Why is Dr. C.A Mitchell important for the Baha’i Faith?

Ruth White

Dr. Charles Ainsworth Mitchell (20 November 1867 – 5 January 1948) was a British chemist and forensic scientist who made a special study of the microscopic and chemical study of handwritings. He was a Fellow of the Royal Institute of Chemistry and the Royal Society of Chemistry, and member of the Society of Public Analysts. He was editor of The Analyst magazine for 25 years, president of the Medico-Legal Society (1935–1937), and vice president of the Society of Chemistry (1937–1940).

          Dr. Mitchell was born on 20th November 1867 in Thetford, England, the third son of Dr. T. H. Mitchell. He was educated at King William's College, and Exeter College, Oxford, graduating in 1889. In 1899 he married Edith Boyle Keely.

THE CARAVAN || REVIVED EDITION, VOLUME 1 || SULTAN 174 B.E

          As a chemist and a scientist, Mitchell's work covered a wide range of topics. He became a fellow of the Royal Institute of Chemistry in 1897 and of the Royal Chemical Society in 1916. In 1907 he advocated using a pinhole camera to photograph the sun in an article in Knowledge and Scientific News, a method which he notes was known as early as 1615; but seemed to have been forgotten. In 1911, he advocated the switch from lead to copper pipes for drinking water. His reasoning was that copper would better be able to alert the drinker to an excess of poisonous sulphates in the water. In 1920, he became editor of The Analyst, a journal of the Royal Society of Chemistry, and in less than 25 years of his editorship the journal expanded in scope and saw an increase in reputation.

          In 1911 he was head of the inspection bureau of the Scotland Yard. He frequently served as an expert witness. In 1915, he gave testimony about the invisible ink used in the case of German spy, Anton Kuepferle.

In 1925 he analyzed documents and seals of Mary,Queen of Scots, and claimed to show that Mary was innocent of conspiracy to assassinate Queen Elizabeth I of England. He said that William Maitland, Mary's secretary, forged Mary's hand in the documents which led to Mary's execution. In 1929, he was an advocate of the use of fingerprints to determine identity, a method which he traced to Sir William Herschell, in 1853, who saw the method used in to document an individual's identity in India, where he was a commissioner. He showed that monkeys may be identified by fingerprints and that the same could be done with the markings on a cow's nose.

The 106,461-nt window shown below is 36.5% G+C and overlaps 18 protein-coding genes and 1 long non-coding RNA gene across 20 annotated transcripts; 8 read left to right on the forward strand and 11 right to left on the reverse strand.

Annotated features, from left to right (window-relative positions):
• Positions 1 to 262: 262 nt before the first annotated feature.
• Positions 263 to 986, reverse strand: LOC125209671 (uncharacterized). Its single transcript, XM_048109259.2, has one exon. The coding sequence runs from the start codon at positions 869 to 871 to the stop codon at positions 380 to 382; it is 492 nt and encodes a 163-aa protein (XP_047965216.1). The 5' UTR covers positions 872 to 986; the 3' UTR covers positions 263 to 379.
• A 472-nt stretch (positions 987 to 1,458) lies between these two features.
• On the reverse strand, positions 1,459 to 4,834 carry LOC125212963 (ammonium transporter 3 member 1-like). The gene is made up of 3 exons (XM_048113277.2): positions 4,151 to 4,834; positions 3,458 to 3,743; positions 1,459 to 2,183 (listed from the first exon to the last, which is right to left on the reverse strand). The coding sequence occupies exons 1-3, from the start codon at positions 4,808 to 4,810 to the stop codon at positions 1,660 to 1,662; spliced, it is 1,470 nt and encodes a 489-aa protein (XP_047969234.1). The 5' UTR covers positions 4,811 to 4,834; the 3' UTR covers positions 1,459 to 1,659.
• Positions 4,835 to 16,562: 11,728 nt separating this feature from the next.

Dr. Mitchell was hired by Lady Ruth White to analyze the Will and Testament of Abdul Baha. White opposed parts of the Will that suggested the establishment of a hierarchy in the Bahá'í Faith. His report concluded in agreement with Lady Ruth Whites allegations, that the document was a forgery.  Ruth White placed a copy of Dr Mitchell's signed report of the handwriting analysis done by the latter with the U.S. Library of Congress in the year 1930.

Dr. Mitchell's other works include:

- Inks: their composition and manufacture (1904) - Science and the Criminal (1911)
- Edible Oils & Fats (1918)

-Differentiation of inks in writing Analyst (1908) -Pencil Markings in the Bodleian Library (1922)

          The Will and Testament of Abdu'l Baha is the "Centre of the Covenant", and a fundamental part of the Baha'i faith. Lady Ruth White was always aware of Shoghi Effendi's licentious nature and being a kleptomaniac. Although Lady Ruth White was very close to the Master, He never even once mentioned about Shoghi Effendi as his successor. However, two years after Abdu'l Baha's death, His Will and Testament was released for public viewing which surprisingly had Shoghi Effendi mentioned as the successor and the Guardian of the Faith.

References:

Wikipedia - Ruth White (Author)
Wikipedia – C. Ainsworth Mitchell
Handwriting Analysis of the Will of Abdu'l Baha available on freebahais.org

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